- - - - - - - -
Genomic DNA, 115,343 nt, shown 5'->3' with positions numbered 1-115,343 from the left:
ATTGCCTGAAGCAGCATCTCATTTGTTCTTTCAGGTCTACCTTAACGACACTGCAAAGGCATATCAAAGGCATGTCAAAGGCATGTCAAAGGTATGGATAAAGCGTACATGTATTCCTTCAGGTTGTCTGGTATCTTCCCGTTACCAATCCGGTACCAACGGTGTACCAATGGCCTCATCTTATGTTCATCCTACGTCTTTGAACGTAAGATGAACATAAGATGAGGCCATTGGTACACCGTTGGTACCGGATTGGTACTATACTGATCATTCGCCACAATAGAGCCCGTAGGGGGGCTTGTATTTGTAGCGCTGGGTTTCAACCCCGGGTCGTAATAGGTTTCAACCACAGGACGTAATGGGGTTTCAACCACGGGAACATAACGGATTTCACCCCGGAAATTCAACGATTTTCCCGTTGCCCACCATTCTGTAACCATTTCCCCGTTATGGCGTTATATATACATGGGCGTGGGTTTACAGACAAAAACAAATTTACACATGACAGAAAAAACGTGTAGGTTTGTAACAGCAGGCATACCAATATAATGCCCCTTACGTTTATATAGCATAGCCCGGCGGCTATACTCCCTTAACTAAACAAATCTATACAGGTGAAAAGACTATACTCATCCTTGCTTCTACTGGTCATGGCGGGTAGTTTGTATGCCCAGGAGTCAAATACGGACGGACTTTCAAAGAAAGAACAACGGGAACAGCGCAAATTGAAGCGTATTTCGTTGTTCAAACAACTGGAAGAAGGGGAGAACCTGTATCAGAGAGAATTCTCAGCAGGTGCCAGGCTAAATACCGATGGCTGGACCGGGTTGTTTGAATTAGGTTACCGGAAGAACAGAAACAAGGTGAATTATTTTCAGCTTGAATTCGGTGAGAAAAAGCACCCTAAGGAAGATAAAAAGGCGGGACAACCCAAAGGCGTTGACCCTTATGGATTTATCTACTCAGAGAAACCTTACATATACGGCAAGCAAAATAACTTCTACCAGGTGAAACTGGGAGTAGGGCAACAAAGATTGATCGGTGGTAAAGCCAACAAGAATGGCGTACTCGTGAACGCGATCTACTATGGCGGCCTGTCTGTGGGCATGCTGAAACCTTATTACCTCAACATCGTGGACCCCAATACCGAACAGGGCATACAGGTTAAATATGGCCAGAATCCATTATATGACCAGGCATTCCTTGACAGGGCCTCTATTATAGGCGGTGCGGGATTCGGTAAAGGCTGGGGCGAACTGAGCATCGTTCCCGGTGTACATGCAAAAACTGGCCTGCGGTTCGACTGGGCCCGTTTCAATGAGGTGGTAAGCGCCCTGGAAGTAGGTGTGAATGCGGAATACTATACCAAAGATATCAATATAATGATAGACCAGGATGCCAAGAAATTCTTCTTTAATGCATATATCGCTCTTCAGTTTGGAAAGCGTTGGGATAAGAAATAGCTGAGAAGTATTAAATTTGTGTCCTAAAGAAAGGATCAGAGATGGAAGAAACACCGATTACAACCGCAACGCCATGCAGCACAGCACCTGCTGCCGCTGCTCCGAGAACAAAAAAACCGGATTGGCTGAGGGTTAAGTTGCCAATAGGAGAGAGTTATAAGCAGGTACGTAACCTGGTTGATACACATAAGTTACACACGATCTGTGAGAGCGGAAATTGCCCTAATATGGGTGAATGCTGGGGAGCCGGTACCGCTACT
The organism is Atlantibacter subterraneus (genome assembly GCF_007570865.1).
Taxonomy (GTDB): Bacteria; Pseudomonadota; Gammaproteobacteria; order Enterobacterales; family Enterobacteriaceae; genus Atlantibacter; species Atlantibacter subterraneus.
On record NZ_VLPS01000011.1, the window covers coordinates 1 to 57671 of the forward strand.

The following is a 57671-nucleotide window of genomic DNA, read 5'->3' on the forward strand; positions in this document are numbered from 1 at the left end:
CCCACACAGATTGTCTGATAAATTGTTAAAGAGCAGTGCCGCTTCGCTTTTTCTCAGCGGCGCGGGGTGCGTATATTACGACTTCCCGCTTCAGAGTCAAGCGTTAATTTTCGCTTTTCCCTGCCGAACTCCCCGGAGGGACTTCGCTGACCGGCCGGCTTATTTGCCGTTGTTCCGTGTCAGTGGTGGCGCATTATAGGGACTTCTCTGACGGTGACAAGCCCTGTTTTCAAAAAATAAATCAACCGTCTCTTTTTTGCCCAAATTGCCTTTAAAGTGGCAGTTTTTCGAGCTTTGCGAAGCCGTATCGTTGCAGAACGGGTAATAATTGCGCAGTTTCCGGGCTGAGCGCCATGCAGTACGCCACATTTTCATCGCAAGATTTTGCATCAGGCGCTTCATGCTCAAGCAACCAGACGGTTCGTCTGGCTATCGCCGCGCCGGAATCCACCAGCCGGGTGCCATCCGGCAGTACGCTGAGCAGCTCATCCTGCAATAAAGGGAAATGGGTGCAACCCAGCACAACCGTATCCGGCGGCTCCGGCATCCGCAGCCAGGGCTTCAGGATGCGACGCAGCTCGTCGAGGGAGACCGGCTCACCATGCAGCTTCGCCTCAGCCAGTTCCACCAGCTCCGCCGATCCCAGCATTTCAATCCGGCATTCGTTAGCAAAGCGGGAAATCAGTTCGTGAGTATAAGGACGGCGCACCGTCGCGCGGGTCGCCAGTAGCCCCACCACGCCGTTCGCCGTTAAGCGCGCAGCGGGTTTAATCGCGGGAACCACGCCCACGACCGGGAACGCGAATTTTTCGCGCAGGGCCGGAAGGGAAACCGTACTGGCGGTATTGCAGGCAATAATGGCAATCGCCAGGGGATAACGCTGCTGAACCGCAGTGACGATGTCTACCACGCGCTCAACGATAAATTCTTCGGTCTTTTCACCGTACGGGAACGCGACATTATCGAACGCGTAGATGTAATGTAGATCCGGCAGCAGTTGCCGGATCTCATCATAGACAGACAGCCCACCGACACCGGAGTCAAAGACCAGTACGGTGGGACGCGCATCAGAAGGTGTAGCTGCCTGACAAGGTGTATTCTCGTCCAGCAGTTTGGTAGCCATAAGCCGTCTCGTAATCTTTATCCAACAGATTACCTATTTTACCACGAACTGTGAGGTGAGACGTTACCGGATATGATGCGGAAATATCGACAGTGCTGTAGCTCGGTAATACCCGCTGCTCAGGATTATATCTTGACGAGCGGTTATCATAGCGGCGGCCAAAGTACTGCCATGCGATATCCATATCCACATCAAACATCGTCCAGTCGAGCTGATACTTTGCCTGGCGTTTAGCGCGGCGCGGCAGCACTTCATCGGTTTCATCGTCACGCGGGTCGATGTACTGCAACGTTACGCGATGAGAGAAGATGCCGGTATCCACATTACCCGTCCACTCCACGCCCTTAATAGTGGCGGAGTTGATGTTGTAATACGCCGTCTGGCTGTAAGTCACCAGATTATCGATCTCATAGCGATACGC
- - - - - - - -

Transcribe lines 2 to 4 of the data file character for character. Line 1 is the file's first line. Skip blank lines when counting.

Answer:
ATTGCCTGAAGCAGCATCTCATTTGTTCTTTCAGGTCTACCTTAACGACACTGCAAAGGCATATCAAAGGCATGTCAAAGGCATGTCAAAGGTATGGATAAAGCGTACATGTATTCCTTCAGGTTGTCTGGTATCTTCCCGTTACCAATCCGGTACCAACGGTGTACCAATGGCCTCATCTTATGTTCATCCTACGTCTTTGAACGTAAGATGAACATAAGATGAGGCCATTGGTACACCGTTGGTACCGGATTGGTACTATACTGATCATTCGCCACAATAGAGCCCGTAGGGGGGCTTGTATTTGTAGCGCTGGGTTTCAACCCCGGGTCGTAATAGGTTTCAACCACAGGACGTAATGGGGTTTCAACCACGGGAACATAACGGATTTCACCCCGGAAATTCAACGATTTTCCCGTTGCCCACCATTCTGTAACCATTTCCCCGTTATGGCGTTATATATACATGGGCGTGGGTTTACAGACAAAAACAAATTTACACATGACAGAAAAAACGTGTAGGTTTGTAACAGCAGGCATACCAATATAATGCCCCTTACGTTTATATAGCATAGCCCGGCGGCTATACTCCCTTAACTAAACAAATCTATACAGGTGAAAAGACTATACTCATCCTTGCTTCTACTGGTCATGGCGGGTAGTTTGTATGCCCAGGAGTCAAATACGGACGGACTTTCAAAGAAAGAACAACGGGAACAGCGCAAATTGAAGCGTATTTCGTTGTTCAAACAACTGGAAGAAGGGGAGAACCTGTATCAGAGAGAATTCTCAGCAGGTGCCAGGCTAAATACCGATGGCTGGACCGGGTTGTTTGAATTAGGTTACCGGAAGAACAGAAACAAGGTGAATTATTTTCAGCTTGAATTCGGTGAGAAAAAGCACCCTAAGGAAGATAAAAAGGCGGGACAACCCAAAGGCGTTGACCCTTATGGATTTATCTACTCAGAGAAACCTTACATATACGGCAAGCAAAATAACTTCTACCAGGTGAAACTGGGAGTAGGGCAACAAAGATTGATCGGTGGTAAAGCCAACAAGAATGGCGTACTCGTGAACGCGATCTACTATGGCGGCCTGTCTGTGGGCATGCTGAAACCTTATTACCTCAACATCGTGGACCCCAATACCGAACAGGGCATACAGGTTAAATATGGCCAGAATCCATTATATGACCAGGCATTCCTTGACAGGGCCTCTATTATAGGCGGTGCGGGATTCGGTAAAGGCTGGGGCGAACTGAGCATCGTTCCCGGTGTACATGCAAAAACTGGCCTGCGGTTCGACTGGGCCCGTTTCAATGAGGTGGTAAGCGCCCTGGAAGTAGGTGTGAATGCGGAATACTATACCAAAGATATCAATATAATGATAGACCAGGATGCCAAGAAATTCTTCTTTAATGCATATATCGCTCTTCAGTTTGGAAAGCGTTGGGATAAGAAATAGCTGAGAAGTATTAAATTTGTGTCCTAAAGAAAGGATCAGAGATGGAAGAAACACCGATTACAACCGCAACGCCATGCAGCACAGCACCTGCTGCCGCTGCTCCGAGAACAAAAAAACCGGATTGGCTGAGGGTTAAGTTGCCAATAGGAGAGAGTTATAAGCAGGTACGTAACCTGGTTGATACACATAAGTTACACACGATCTGTGAGAGCGGAAATTGCCCTAATATGGGTGAATGCTGGGGAGCCGGTACCGCTACT
The organism is Atlantibacter subterraneus (genome assembly GCF_007570865.1).
Taxonomy (GTDB): Bacteria; Pseudomonadota; Gammaproteobacteria; order Enterobacterales; family Enterobacteriaceae; genus Atlantibacter; species Atlantibacter subterraneus.